The Spanish “mesa verde” translates to “green table.” Turns out the name is apropos, in more ways than one.
Walking through the new Mesa Verde Visitor and Research Center, a visitor gets the feeling the place is a living creature with a mind of its own.
The ambient lights turn off and on by themselves. So do the air ventilators. Sensors detect human movement. They also pick up slight variations in sunlight brightness and exhaled carbon dioxide. Systems adjust accordingly to keep the building comfortable.
And efficient. In fact, the entire facility and grounds, which opened to the public in December, were built with energy and water conservation in mind.
Technology, for all its perks, always comes with a headache or two. Frank Cope, facility manager for Mesa Verde National Park since 1999, says his job has temporarily grown more complicated as the new systems go live. But long term, he thinks it will get simpler, because the central computer – smaller than a shoebox – monitors and regulates so much information automatically.
A visit to the control room shows it. On a laptop screen, Cope can pull up room-by-room temperature readings, and each light fixture and mechanical device is accounted for. If a utility problem arises, it can usually be fixed remotely through the Internet unless hardware itself is damaged.
Downhill from the parking lot, faces tilted skyward to absorb sunlight, is an array of 325 gleaming photovoltaic solar panels.
Cope said the panels, almost counterintuitively, perform best in winter. While there are fewer hours of daylight, cold, clear weather is optimal for conducting electricity.
The panels are fixed at a 37-degree slant, the same number as Montezuma County’s latitude. This orientation means sun rays hit the panels directly perpendicular, the ideal angle.
A smaller rooftop array just off the main building heats water for restrooms below and also powers the in-ground snow-melting system on the front terrace.
“The old style flat-plate heat collector systems were nothing more than a copper coil painted black,” Cope said. “Now we use glass tubes with a tiny vial of ammonia inside. The sunlight boils the ammonia, water circulates around the vial’s top and gets hot.”
Mesa Verde’s potable water is well-traveled. It comes from the Mancos River, at the base of the La Plata Mountains, about 17 miles away. For the last 19 years, that water has funneled into an underground 50,000-gallon tank, as a pressure break, before getting treated and piped to buildings.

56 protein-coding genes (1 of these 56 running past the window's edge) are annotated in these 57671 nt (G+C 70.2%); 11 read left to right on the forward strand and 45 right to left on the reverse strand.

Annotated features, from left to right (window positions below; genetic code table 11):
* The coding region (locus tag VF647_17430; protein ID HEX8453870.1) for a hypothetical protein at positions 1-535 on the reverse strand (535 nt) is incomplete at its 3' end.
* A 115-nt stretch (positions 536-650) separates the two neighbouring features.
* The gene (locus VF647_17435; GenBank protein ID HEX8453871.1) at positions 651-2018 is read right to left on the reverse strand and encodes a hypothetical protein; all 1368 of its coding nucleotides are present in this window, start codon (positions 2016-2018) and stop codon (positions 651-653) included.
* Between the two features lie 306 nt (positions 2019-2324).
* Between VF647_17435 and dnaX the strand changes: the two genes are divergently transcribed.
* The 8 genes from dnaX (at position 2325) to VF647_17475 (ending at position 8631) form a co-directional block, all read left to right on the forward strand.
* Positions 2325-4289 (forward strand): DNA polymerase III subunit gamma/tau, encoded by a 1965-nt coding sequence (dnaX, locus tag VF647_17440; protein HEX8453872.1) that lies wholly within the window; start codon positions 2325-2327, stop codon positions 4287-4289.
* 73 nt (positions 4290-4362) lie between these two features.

When the new visitor center was built, designers observed that the flow could be tapped for energy. Their answer was technology used since ancient Greece – a water wheel – but with a modern twist.
They installed a 25-kilowatt micro-hydroturbine.
Now, water is drawn up a large green pipe and into a blue chamber containing an 18-inch water wheel. When the water sprays against the wheel paddles at high velocity, the rapid spinning engages a generator, producing more electricity.
Cope said Mesa Verde does not store the energy it creates. Rather it works with Empire Electric Association to “synchronize” with the power grid. As the solar panels and turbine work, the electric meter turns backward and dollars are saved.
Many homeowners take advantage of utility company rebates and U.S. Department of Energy tax credits to help “weatherize” their houses.
Standard methods include adding insulation to attics, sealing loose ducts and cracks, and replacing old energy-guzzling appliances with efficient ones. Proponents of weatherization argue that heated or cooled air escaping through poorly sealed walls and windows is, well, money out the window. The DOE estimates that every dollar spent on weatherization reaps $1.83 in direct savings.
With the visitor center, instead of retrofitting later, designers wanted to get off on the right foot. The tan-colored vinyl roofing deflects heat. Toilets and sinks are low-flow. Windows are doubled-paned, filled with inert gases and a piece of crystal film. The gases lower the thermal conductivity of the glass and, depending on time of year, keep hot and cold from getting in. Mechanized shades are pulled down over the windows at night to seal in warmth.
“There’s insulation like you wouldn’t believe,” Cope said.
Speaking of windows, they’re everywhere. Three-quarters of the building’s interior is illuminated by natural light; the only exceptions are utility rooms and the artifact repositories.
In the not-too-distant future, the Mesa Verde Visitor Center is aiming to generate as much power as it uses, a status called net zero. Right now, it is about two-thirds self-sustaining.
“The building is new enough, we haven’t been able to tune it perfectly. We’re on the brink,” Cope said. “In a couple weeks, we should be able to monitor usage accurately.”
Once the systems are calibrated, the building begins a one-year monitoring period to prove the conservation technology is working. If it meets all benchmarks after 365 days, it can remain certified as “LEED Platinum” by the U.S. Green Building Council, the strictest category of energy-efficiency.
The distinction doesn’t come cheap. Cope estimates the sustainable energy upgrades comprised 25 percent of the building’s total cost up-front.
“If you take a long view of things, it’ll pay off,” Cope said. “It’s a capital investment for the public. Of all the things government spends money on, this is a good one. This building and its energy systems will serve the public and local economy a long, long time.”